We found the provider was in breach of a number of regulations and this resulted in people not being supported in line with the MCA, not having risks to their wellbeing assessed and planned for, not always being protected from harm and living in a service which did not have effective systems to identify these shortfalls. You can see what action we told the provider to take at the back of the full version of the report.

To Be Confirmed

During a routine inspection

This inspection took place on 20 January 2016 and was unannounced. Southmoor Lodge Care Home is a purpose built establishment situated in the village of Walkeringham. It is registered to provide accommodation for people who require nursing or personal care to a maximum of 40 people, many of whom are experiencing conditions associated with old age. At the time of inspection 34 people were using the service.

The service has a registered manager. A registered manager is a person who has registered with the Care Quality Commission to manage the service. Like registered providers, they are ‘registered persons’. Registered persons have legal responsibility for meeting the requirements in the Health and Social Care Act 2008 and associated Regulations about how the service is run

People’s medicines were not always managed so that they could receive them correctly People felt safe and were supported by staff who could recognise the signs of abuse and knew how to report any concerns. Risks were identified and assessed. Any accidents and incidents were investigated to prevent future reoccurrence. Recent staff recruitment and changes to the way in which staff were deployed ensured that there were enough staff with the right skills and experience to meet people’s needs.

The Care Quality Commission (CQC) is required by law to monitor the operation of the Mental Capacity Act 2005 (MCA) and the Deprivation of Liberty Safeguards (DoLS) and to report on what we find. The DoLS are part of the MCA. They aim to make sure that people are looked after in a way that does not restrict their freedom. The safeguards should ensure that a person is only deprived of their liberty in a safe and correct way, and that this is only done when it is in the best interests of the person and there is no other way to look after them. The registered manager had applied the principles of the MCA and DoLS appropriately.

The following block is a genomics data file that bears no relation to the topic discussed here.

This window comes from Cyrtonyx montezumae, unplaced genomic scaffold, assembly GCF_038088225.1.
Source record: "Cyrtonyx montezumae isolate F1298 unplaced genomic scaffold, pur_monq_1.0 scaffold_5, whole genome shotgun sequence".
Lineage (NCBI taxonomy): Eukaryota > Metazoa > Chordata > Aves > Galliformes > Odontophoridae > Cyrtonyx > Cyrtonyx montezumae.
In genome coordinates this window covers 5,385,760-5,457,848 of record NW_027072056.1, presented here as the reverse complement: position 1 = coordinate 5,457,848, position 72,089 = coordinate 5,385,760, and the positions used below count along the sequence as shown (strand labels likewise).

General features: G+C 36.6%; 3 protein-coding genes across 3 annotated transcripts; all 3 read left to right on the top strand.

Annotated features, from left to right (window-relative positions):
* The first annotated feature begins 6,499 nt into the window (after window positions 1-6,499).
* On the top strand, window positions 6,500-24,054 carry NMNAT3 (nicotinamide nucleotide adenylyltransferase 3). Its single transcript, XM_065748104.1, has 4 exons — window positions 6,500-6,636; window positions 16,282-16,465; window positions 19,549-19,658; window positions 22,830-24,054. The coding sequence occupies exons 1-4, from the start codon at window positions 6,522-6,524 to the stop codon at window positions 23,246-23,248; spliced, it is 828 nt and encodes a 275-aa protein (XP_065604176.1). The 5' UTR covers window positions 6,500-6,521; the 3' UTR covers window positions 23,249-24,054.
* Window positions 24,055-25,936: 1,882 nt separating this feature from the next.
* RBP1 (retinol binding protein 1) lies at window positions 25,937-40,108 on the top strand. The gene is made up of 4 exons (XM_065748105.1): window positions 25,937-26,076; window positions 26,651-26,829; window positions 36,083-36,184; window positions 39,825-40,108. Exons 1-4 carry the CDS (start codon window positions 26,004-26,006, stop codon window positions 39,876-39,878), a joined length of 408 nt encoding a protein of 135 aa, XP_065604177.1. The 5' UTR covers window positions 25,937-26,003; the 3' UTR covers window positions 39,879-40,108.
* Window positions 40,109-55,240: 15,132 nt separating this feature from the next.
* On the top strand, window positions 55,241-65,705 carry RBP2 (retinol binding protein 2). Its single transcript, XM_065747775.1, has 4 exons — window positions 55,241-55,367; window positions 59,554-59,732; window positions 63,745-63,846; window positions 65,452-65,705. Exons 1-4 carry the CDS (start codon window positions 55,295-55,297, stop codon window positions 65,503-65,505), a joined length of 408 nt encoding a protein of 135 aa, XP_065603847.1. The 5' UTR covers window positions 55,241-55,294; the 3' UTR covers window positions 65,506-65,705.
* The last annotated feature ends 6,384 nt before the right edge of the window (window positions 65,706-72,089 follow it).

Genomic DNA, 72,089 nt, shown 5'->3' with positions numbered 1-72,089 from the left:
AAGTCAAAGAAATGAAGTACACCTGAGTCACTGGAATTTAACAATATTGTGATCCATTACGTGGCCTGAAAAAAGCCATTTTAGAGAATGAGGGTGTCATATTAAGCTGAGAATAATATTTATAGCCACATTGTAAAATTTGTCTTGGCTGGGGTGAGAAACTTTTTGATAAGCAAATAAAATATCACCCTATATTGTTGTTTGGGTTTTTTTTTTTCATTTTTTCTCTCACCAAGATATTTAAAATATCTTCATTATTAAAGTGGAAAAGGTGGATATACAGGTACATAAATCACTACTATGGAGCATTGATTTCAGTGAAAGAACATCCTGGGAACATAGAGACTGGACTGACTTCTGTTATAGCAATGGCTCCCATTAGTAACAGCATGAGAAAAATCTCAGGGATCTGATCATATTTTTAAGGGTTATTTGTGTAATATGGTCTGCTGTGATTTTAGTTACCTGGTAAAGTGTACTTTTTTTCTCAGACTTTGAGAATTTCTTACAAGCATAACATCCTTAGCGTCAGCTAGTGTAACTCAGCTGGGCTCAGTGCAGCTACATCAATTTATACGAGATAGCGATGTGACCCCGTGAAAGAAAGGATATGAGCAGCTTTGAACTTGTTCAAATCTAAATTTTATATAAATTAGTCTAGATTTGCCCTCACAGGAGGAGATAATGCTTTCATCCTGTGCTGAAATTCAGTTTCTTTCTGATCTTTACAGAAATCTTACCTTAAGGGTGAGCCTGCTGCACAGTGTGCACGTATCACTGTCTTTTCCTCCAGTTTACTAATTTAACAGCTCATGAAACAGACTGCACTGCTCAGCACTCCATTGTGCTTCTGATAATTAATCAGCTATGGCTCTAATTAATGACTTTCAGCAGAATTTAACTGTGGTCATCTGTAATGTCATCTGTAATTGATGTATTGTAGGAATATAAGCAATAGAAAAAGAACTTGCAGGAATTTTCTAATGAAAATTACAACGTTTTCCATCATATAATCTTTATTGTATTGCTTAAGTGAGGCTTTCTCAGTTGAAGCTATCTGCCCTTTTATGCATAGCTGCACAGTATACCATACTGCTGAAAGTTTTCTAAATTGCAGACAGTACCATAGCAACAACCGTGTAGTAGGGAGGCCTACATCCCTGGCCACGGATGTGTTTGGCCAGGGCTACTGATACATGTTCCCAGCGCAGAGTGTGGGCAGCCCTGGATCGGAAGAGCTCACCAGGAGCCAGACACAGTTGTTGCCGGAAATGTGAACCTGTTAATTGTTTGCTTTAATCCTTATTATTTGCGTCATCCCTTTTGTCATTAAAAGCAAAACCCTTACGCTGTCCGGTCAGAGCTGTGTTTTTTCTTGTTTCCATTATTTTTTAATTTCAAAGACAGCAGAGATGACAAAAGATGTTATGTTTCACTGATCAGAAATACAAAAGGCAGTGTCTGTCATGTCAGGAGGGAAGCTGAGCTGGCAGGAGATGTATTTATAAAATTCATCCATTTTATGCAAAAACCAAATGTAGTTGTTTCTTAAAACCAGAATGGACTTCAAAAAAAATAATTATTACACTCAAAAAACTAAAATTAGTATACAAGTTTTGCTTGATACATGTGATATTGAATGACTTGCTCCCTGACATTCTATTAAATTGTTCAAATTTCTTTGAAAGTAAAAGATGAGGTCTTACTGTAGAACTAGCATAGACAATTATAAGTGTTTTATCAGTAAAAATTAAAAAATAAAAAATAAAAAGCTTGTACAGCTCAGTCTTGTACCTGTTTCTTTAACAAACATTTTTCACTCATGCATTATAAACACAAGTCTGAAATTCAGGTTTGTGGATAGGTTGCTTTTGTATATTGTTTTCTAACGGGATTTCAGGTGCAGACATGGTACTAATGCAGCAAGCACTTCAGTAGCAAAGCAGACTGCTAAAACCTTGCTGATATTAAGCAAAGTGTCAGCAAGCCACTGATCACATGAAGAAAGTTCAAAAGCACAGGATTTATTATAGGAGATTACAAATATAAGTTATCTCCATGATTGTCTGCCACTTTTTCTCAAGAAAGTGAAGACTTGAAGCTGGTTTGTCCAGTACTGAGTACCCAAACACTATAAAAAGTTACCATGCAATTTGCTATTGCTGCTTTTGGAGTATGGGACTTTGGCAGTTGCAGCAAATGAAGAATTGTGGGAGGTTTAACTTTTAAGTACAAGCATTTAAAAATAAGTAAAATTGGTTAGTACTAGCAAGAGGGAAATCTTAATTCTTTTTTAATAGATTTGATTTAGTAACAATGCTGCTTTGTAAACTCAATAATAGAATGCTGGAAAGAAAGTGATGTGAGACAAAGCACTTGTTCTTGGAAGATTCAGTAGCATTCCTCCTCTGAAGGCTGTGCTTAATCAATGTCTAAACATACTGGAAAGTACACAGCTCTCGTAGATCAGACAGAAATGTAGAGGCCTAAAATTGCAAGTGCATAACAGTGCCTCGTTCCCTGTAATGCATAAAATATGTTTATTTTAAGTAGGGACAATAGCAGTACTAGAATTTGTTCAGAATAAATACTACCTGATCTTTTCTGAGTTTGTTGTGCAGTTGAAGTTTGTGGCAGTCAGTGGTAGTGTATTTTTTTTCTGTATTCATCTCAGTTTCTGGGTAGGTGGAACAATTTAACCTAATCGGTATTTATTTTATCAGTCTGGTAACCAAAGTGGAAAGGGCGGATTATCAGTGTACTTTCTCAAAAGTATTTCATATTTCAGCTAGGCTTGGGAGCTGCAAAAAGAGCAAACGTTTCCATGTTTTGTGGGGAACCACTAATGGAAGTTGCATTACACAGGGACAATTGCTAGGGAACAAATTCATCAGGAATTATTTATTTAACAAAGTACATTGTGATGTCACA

While people or their relatives had not always been involved in the writing of people’s support plans, people had signed their care plans and, staff always asked people before they provided support. The catering arrangements in the service had recently changed and people spoke positively about the new meal arrangements. People’s food and fluid intake was monitored and guidance to manage this effectively was requested from external healthcare professionals when required. People had regular access to their GP and other health care professionals.

People were usually treated with dignity and respect; however, we saw instances where people’s dignity was compromised. We saw some people’s personal information left unattended in a public area and on some occasions staff did not use respectful terms when referring to the support needs of those they were working with. Where people showed signs of distress or discomfort, staff responded to them quickly. Friends and relatives could visit those living at Southmoor Lodge at any time. People could have privacy when needed.

People were supported by staff who had received the appropriate training to support people effectively. Staff received regular supervision of their work.

A range of activities was available which were based around people’s hobbies and interests. We saw people being encouraged to maintain their independence by staff providing support. A complaints procedure was in place and people felt comfortable in making a complaint if needed.

There was a positive atmosphere within the home and people were encouraged to contribute to decisions to improve and develop the service. Staff were aware of how they could contribute to reduce the risk to people’s health and safety and took action when they needed to. A new manager was coming into post to replace the registered manager, and the regional manager had made plans to enable the transition between managers. There were processes in place to check on the quality of the service and address deficiencies that were found.